Yeah, I know. And no need to apologize.

  27. “…we simply believe that a more efficient and effective means of helping the needy is through private charity and smaller governmental intervention (state, county, local).”

    I’m all for efficiency. I haven’t seen it practiced consistently in either private or public sectors, but I do get to vote on public spending.

    “I’m tired of people who think they do good just by affiliating with a political group. Make an effort in your own life and vote however you choose.”

    Could not agree more.

  28. At the risk of tipping this into the political maw… Of course the labels I used were presumptuous and to a certain extent insulting, but I do believe the world can be simply divided into those who care and do something and those who don’t and don’t.
    And when I say don’t care I don’t intend that to mean literal care-lessness, but rather they don’t care as a priority. There are certainly many conservative/republican/whatevers who perform gracious acts of charity and kindness that would put me to shame, but at the same time some of them, perhaps the majority, maybe not, would support political and governmental policies that include prolonging and deepening human suffering both in our nation and the world, perhaps not in a deliberate way, but as I say, in a lack of priority.
    There are some progressive/liberal/democrats who would do the same. I believe, however, that in this generality that I have encased myself within the latter has my preference.
    Yes, let’s all make an effort in our own life, but when we vote however we choose let’s keep in mind that the power to vote, to place individuals and political parties in positions of power, has a huge impact on the wellbeing of people and whether they remain that way or not.

  29. Keith, great piece of writing & expression here. Very moving.

    Add me to the list of those also haunted by similar personal experiences. To this day, we’ll leave a restaurant, store, etc, and my wife will say “you’re thinking about the man eating by himself, aren’t you…..”

    Yeah, I am. Some more than others.

  30. Marc B-

    My comment was meant to spoof all 3 groups, so if it seemed as if I was favoring one over the others, that was not the intent.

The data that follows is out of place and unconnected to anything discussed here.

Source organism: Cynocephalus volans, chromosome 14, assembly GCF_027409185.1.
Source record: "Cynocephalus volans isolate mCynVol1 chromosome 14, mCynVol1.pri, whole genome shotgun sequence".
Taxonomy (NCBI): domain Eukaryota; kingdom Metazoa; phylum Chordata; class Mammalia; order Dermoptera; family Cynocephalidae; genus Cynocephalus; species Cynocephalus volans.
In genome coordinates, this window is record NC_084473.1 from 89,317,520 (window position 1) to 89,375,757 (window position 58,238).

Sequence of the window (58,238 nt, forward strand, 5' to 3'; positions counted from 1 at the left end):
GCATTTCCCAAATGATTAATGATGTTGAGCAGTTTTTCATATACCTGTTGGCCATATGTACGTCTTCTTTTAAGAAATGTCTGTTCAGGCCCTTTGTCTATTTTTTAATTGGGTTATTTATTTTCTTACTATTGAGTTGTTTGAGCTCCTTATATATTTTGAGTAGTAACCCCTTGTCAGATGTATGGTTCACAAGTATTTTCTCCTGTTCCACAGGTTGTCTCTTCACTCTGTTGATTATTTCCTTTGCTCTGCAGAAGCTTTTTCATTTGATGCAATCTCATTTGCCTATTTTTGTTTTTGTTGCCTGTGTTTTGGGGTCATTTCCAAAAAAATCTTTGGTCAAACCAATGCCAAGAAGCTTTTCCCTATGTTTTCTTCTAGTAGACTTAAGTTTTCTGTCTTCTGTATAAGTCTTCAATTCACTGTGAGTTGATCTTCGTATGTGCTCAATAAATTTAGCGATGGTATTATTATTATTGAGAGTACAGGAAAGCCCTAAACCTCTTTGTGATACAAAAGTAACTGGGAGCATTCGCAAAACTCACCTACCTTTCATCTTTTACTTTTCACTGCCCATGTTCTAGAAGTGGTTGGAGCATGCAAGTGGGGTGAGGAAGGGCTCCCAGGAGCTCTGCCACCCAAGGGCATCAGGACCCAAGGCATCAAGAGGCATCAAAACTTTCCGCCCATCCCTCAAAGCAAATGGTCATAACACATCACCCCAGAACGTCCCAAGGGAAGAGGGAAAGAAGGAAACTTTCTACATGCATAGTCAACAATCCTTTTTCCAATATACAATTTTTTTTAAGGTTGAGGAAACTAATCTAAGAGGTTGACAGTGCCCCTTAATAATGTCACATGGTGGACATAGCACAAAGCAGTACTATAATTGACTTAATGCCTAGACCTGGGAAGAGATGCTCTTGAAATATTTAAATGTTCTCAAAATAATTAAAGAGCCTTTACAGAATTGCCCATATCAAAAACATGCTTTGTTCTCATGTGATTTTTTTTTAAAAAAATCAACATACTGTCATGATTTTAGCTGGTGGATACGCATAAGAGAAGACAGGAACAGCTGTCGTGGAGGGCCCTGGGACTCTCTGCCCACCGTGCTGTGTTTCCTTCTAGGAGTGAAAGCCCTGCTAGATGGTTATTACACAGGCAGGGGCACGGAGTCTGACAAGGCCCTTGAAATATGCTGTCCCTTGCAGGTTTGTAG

My general take on liberal vs conservative is that liberals pay too much attention to situation and not enough to the individual while the conservative pays too much attention to the individual and not enough to the situation. I think the best approach lies somewhere in the middle.

    As for libertarians, I don’t think of them as being on the conservative/liberal spectrum, but rather representing that it is not a spectrum at all but a far more complicated matrix. How would I characterize their shortcomings in a nutshell? I suppose I’d say they have too narrow a focus on what “individual liberty” means that ultimately denies the dignity of the individual.

  31. “I think the best approach lies somewhere in the middle.”

    Simple and true. Extremism’s byproducts are almost always ugly.

  32. BSK-

    My response was to the group in general, not to a particular post. I was simply compelled to offer a defense to the inaccurate and unfair stereotype that portrays conservatives as indurate automotons, oblivious to the plight of others. I have a large circle of friends, family and colleauges, encompassing the gamut of political ideologies; I don’t think their individual empathy for the poor/suffering/lonely directly correlates to which poltical party they are affiliated. There are good and bad people on the left

  33. …right and in the middle.

    I prematurely sent my previous post.

  34. Marc B-

    Duly noted and I agree. I was given a general parody of the public perception/criticisms of the groups at large. My later post noted what I find to be the general faults of each group, those obviously there are merits to any and all.

    You’re absolutely right that we wrongly assign individual traits/morals/values based on political ideology that is wrong-headed. Someone may disagree with welfare, for instance, but still feel sympathy for the poor and privately donate or otherwise lend support. And we should not be surprised to find people who exhibit an apparent contradiction like that in all aisles.